Minds and Machines (forthcoming)
|Abstract||According to John Haugeland, the capacity for “authentic intentionality” depends on a commitment to constitutive standards of objectivity. One of the consequences of Haugeland’s view is that a neurocomputational explanation cannot be adequate to understand “authentic intentionality”. This paper gives grounds to resist such a consequence. It provides the beginning of an account of authentic intentionality in terms of neurocomputational enabling conditions. It argues that the standards, which constitute the domain of objects that can be represented, reflect the statistical structure of the environments where brain sensory systems evolved and develop. The objection that I equivocate on what Haugeland means by “commitment to standards” is rebutted by introducing the notion of “florid, self-conscious representing”. Were the hypothesis presented plausible, computational neuroscience would offer a promising framework for a better understanding of the conditions for meaningful representation.|
|Keywords||No keywords specified (fix it)|
|Through your library||Configure|
Similar books and articles
Angus Brook (2009). The Potentiality of Authenticity in Becoming a Teacher. Educational Philosophy and Theory 41 (1):46-59.
John Haugeland (1990). The Intentionality All-Stars. Philosophical Perspectives 4:383-427.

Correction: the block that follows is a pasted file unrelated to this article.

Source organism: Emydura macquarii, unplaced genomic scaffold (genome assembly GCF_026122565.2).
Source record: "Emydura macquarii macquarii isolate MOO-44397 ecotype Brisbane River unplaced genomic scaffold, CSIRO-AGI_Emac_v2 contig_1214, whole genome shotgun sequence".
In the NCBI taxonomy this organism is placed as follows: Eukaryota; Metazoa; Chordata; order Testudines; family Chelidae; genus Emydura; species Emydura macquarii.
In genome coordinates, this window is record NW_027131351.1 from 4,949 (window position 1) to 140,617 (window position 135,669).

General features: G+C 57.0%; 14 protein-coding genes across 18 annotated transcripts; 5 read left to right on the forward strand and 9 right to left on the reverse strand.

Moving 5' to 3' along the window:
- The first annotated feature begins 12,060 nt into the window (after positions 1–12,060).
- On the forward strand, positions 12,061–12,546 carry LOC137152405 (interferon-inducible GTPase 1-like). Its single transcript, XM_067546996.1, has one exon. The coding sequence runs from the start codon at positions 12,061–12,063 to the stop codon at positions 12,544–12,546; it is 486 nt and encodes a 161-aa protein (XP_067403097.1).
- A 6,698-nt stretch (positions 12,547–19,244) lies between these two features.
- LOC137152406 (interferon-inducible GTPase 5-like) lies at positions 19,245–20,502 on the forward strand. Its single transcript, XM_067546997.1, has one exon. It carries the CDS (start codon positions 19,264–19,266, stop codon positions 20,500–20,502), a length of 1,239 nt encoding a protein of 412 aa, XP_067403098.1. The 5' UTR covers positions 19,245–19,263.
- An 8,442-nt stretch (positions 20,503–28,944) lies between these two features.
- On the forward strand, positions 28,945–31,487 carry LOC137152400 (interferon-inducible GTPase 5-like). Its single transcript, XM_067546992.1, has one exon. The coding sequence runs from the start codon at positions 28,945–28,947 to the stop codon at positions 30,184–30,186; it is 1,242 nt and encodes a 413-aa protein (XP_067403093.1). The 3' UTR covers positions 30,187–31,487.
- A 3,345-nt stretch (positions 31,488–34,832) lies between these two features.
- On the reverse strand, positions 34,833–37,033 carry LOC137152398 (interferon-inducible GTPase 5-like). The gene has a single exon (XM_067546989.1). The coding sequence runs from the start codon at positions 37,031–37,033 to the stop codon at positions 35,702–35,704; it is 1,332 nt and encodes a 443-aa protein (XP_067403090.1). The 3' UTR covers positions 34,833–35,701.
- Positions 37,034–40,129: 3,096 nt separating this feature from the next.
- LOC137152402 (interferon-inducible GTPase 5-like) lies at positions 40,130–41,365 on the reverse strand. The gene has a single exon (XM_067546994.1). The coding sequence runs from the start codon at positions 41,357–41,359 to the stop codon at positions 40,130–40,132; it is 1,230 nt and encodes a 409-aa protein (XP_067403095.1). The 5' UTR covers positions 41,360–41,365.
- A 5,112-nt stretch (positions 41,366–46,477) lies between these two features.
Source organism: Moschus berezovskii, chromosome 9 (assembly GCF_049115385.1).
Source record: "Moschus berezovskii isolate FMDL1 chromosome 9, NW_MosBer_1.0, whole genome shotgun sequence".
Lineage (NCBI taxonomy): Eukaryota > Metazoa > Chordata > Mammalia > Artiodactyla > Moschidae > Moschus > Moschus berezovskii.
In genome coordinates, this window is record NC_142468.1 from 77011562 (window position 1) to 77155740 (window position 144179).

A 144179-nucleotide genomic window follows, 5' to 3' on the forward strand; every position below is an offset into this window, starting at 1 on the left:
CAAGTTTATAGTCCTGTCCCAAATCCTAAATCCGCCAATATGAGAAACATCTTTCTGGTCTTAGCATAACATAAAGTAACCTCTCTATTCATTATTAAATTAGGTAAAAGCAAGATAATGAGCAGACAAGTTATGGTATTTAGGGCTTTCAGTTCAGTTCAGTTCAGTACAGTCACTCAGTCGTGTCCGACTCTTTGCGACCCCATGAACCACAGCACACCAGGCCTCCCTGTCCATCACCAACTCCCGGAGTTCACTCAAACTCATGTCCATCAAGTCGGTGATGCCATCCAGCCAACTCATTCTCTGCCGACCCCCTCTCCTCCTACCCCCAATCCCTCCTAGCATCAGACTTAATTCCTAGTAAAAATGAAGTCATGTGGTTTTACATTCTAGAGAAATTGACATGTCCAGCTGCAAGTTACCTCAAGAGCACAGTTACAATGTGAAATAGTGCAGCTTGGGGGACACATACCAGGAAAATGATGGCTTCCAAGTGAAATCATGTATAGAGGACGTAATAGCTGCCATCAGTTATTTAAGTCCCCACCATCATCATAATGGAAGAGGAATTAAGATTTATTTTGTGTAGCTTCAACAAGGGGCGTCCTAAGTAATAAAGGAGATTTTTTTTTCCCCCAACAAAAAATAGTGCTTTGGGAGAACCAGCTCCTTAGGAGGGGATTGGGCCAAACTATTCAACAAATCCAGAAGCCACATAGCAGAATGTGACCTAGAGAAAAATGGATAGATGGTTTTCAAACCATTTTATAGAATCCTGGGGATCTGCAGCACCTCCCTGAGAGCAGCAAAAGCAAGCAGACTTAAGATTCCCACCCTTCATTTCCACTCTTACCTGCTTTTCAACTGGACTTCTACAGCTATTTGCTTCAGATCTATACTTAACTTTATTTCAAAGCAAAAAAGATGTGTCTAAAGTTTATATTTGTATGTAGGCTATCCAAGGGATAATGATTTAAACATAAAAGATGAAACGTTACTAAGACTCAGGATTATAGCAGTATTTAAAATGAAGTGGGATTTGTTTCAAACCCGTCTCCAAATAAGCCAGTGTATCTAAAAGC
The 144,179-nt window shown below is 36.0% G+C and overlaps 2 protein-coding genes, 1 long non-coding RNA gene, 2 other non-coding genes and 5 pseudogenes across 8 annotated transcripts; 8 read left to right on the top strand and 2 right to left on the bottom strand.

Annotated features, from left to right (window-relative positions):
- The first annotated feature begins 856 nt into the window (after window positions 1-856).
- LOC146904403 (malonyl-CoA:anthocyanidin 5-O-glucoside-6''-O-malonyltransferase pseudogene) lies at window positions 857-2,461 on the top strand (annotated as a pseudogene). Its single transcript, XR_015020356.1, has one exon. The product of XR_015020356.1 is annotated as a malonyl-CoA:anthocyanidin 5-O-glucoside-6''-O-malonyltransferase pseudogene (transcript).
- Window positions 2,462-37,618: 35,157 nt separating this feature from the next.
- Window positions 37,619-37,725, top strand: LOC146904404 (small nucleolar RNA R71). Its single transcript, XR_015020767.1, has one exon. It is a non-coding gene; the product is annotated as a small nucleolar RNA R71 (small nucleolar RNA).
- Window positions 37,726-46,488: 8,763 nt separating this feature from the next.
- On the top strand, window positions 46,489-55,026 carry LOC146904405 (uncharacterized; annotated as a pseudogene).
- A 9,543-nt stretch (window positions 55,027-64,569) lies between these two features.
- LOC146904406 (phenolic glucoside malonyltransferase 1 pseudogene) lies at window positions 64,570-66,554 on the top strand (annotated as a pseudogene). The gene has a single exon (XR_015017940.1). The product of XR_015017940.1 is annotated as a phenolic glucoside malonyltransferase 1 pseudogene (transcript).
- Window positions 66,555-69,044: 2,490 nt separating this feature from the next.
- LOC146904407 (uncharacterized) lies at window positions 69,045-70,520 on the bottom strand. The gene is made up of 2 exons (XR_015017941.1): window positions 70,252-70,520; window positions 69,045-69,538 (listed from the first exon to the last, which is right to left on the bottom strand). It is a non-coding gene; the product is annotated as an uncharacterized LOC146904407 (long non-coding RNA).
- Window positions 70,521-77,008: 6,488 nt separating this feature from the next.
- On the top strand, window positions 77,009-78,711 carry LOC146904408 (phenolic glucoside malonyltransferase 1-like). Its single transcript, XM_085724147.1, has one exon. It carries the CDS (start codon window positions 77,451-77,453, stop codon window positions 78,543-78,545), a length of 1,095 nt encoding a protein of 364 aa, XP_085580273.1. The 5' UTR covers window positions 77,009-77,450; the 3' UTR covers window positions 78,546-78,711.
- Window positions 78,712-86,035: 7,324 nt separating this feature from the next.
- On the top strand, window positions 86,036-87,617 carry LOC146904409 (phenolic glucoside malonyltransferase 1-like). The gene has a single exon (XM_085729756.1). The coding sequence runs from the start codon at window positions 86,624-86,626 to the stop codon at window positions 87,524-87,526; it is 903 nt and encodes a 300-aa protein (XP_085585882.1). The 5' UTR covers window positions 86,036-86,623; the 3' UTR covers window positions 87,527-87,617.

Daniel C. Dennett & John Haugeland (1987). Intentionality. In Richard L. Gregory (ed.), [Book Chapter]. Oxford University Press.
Jack J. Vromen (2003). Collective Intentionality, Evolutionary Biology and Social Reality. Philosophical Explorations 6 (3):251-265.
Uriah Kriegel (2011). Cognitive Phenomenology as the Basis of Unconscious Content. In T. Bayne & M. Montague (eds.), Cognitive Phenomenology. Oxford University Press.
Robert C. Cummins (2002). Haugeland on Representation and Intentionality. In Hugh Clapin (ed.), Philosophy of Mental Representation. Oxford University Press.
Uriah Kriegel (2010). Intentionality and Normativity. Philosophical Issues 20 (1):185-208.
N. Gangopadhyay & L. Schilbach (2011). Seeing Minds: A Neurophilosophical Investigation of the Role of Perception-Action Coupling in Social Perception. Social Neuroscience.
John Haugeland (2002). Authentic Intentionality. In Matthias Scheutz (ed.), Computationalism: New Directions. MIT Press.
Added to index2010-06-09
Total downloads39 ( #29,908 of 551,105 )
Recent downloads (6 months)0
How can I increase my downloads?